Based off of comments and the teacher conference I had with Professor Gideon Burton, I want to make some revisions to my personal essay. I plan on introducing the difference in this family gathering sooner, as well as going into more detail about the theme of family in the Book of Mormon.
I opened my off-white bedroom door, hearing the familiar creak that would accompany it only after it was two thirds of the way open. I walked down the hallway, avoiding the parts of the floor that seemed to cry in anguish when stepped on, towards my family room, which had light protruding from it. The hustle and bustle of life was overwhelmingly loud: kids were running and screaming everywhere, playing tag or driving pretend cars through the adults' legs, my brothers talked about work and their recent endeavors sporadically while listening to the game that was on the television, and the women in our family spoke of what women talk about, their topics of conversation never on one consistent track.
It was unusual to have every single family member present at that same time. Every special occasion seems to always have someone missing; whether for work or travels or something unexpected. This occasion had everyone there, laughing and enjoying the stories of memories made together, but had a thick tension in the air that seemed to suffocate everyone. Everyone was there because this occasion was different.
The couches in my family room weren't big enough to hold everyone, so the men had slid the rolling chairs from the kitchen to the edge of where the dining room hardwood met the family room carpet so they could be a part of the conversation that would soon begin. The setup was almost like every other family gathering: Christmas, except the people are split up into their own families, facing the Christmas tree in front of the window, and kids sitting impatiently on the floor waiting for their toys to be opened before they can go play. Birthday parties, where everyone sits randomly and the birthday girl/boy sits with almost a whole couch to themselves to make room for their presents. New Years, except with our family more centered around the table and the food, rather than the usual carpeted gathering place.
So many memories decorate the smells and the laughter of the room constantly occupied with people: Announcements that someone is pregnant, the laughter and competitive spirits created by the new Wii placed in front of the living room, the music that our family seems to somehow be centered on from fun nights of karaoke and dance parties, the center of blanket forts and cardboard box towns, a home theater filled with reclining chairs and popcorn, and even a counseling office.
There, in the middle of all the craziness, were my parents, holding hands, distant, but still smiling at the recalled memories. This was odd for my mom to be sitting in a house full of people, normally she'd be up making food of some sort, or getting her grandkids drinks. But not this time, she just sat next to my dad, tears and fears showing themselves in her wise and understanding brown eyes. Trials and adversity polka-dotted their marriage and the love that they had made at such a young age. They faced each trial together, as a team, and never let the other fall. The next one would be no excuse to their unity.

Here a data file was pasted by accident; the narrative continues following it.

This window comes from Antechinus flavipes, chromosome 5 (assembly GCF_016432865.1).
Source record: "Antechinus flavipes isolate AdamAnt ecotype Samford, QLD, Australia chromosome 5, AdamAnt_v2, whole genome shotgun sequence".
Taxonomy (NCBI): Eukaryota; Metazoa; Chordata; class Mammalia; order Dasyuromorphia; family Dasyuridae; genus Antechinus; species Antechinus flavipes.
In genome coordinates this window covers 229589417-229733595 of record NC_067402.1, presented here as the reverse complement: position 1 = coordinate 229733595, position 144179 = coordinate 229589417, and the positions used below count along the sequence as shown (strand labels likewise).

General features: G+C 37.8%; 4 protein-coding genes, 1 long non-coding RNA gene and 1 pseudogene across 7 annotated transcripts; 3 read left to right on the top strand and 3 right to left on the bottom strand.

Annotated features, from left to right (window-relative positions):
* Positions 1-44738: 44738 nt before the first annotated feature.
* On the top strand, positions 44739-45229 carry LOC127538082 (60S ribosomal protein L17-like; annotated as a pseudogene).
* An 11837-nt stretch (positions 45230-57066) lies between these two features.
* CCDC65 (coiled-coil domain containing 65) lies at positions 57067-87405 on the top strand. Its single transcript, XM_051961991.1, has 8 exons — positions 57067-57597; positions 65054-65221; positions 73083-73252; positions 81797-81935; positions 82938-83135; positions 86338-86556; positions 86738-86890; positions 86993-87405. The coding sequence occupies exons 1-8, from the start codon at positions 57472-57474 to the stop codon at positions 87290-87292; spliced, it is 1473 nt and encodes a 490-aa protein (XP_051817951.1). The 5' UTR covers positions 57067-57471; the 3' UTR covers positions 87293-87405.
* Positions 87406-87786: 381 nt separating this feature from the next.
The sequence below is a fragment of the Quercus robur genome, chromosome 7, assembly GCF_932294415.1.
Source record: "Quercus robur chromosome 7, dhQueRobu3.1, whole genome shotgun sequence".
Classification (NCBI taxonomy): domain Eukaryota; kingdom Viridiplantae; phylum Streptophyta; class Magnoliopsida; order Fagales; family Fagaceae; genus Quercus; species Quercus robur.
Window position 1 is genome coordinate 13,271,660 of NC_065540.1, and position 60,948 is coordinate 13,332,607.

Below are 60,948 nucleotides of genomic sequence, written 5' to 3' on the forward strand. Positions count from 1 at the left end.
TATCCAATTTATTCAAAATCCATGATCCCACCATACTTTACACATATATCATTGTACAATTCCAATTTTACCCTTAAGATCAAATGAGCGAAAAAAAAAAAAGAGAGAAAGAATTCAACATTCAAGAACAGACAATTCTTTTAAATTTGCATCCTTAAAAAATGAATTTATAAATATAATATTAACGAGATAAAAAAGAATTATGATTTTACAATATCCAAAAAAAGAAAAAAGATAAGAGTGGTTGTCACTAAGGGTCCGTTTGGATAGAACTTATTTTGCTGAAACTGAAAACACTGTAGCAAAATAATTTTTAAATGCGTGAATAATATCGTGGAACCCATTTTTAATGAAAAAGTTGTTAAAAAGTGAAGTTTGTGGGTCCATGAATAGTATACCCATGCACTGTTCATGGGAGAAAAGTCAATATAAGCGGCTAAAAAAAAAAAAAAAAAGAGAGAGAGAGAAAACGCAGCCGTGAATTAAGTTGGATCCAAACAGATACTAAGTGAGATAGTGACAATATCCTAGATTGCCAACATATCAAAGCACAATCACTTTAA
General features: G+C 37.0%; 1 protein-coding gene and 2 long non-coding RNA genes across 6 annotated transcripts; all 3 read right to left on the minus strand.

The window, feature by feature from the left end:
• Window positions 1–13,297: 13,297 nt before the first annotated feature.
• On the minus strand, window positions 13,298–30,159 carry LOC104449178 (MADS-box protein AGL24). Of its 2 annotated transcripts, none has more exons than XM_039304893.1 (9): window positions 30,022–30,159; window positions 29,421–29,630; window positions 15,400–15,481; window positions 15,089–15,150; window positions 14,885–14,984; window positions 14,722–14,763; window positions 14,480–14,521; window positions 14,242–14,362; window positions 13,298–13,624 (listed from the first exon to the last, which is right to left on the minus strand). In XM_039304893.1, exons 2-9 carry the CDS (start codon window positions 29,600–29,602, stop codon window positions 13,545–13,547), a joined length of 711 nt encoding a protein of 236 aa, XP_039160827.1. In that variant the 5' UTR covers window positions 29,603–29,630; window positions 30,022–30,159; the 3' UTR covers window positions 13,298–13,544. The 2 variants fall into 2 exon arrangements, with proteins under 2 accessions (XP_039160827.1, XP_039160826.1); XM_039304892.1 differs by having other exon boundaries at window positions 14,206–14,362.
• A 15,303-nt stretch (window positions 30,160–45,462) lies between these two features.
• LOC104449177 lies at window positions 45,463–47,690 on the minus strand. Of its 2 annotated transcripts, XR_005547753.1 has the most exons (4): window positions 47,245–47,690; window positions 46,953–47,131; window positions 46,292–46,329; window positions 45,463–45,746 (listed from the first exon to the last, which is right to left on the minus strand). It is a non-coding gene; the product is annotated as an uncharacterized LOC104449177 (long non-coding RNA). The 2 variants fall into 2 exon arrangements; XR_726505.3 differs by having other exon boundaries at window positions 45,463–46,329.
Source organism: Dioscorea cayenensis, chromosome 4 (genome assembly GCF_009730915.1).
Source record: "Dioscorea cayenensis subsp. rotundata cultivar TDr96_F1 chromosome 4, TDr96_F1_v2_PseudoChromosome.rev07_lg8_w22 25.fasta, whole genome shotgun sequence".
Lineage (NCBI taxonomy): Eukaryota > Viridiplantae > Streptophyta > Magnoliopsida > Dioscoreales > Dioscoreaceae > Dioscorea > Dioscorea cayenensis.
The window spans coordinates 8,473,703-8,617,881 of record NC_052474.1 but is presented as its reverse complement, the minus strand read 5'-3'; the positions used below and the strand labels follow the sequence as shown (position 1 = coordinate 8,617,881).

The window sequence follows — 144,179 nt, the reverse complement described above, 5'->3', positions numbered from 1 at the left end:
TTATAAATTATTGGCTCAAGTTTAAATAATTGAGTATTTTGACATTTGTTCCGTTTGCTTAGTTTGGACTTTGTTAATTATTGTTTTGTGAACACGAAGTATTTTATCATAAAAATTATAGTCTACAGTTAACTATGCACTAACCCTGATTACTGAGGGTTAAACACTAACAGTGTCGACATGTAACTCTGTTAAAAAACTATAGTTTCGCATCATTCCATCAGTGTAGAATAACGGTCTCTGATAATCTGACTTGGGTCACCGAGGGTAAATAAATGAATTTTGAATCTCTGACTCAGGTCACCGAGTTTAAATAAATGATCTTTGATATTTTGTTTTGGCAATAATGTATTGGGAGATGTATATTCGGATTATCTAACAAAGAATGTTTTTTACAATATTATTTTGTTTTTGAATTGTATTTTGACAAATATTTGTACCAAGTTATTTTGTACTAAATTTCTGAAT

I sat down on the floor, my back leaning against the piano bench that faces the east wall. It had been a long day. The immense amount of emotions in me conflicted in every way, making me feel hollow. The family dinner we just had was one I'll never forget. One thing I knew for sure: I was grateful for my family, and I loved them. I knew that what the near future held for us was going to bring our family even closer together. We would need each other to lean on.
Sitting there, observing my family, I thought of a scripture from the Book of Mormon, "Now behold, there was no man among them save he had much family and many kindreds and friends; therefore their tribes became exceedingly great." Not only did we have a lot of family in that room, but because we had a family, we were "exceedingly great." My family is not perfect. We are not the typical American Dream family. But we still have something precious and of great worth just being part of a family. My family is the biggest support I have. They lift me up. They have helped me grow into the person I am today. They are priceless and of exceedingly great importance to me.
The family theme is very prevalent throughout the Book of Mormon. Lehi left all of his gold and treasures to go to the wilderness, but he made sure he had his family with him. Nephi took his family, his wife's family, and the family of the brothers who believed, and left Laman and Lemuel's family to protect his own. People traveled in families and stuck together. They worshipped together, they worked together. This theme has immersed itself into my family where we worship, work, and rejoice together. They're the center of my life. They're the ones I would follow into a wilderness of our own. The ones I will do anything to protect.
My family, the one that has bonded over years of meeting in that family room, came together again that night with a different fear than any of us had felt before. We had all fasted that day - even the family member who had separated himself from religion - for my mom. The kids had finally all come to a stop at the foot of the couches, sensing the somberness, as we sat in silence for a few moments. Tears flowed easily from even the strongest of eyes. And then, in the middle of the living room that cemented our memories together, as one exceedingly great and giant family, we knelt in prayer for my mom, who was going in to surgery to have her breast cancer removed the following day.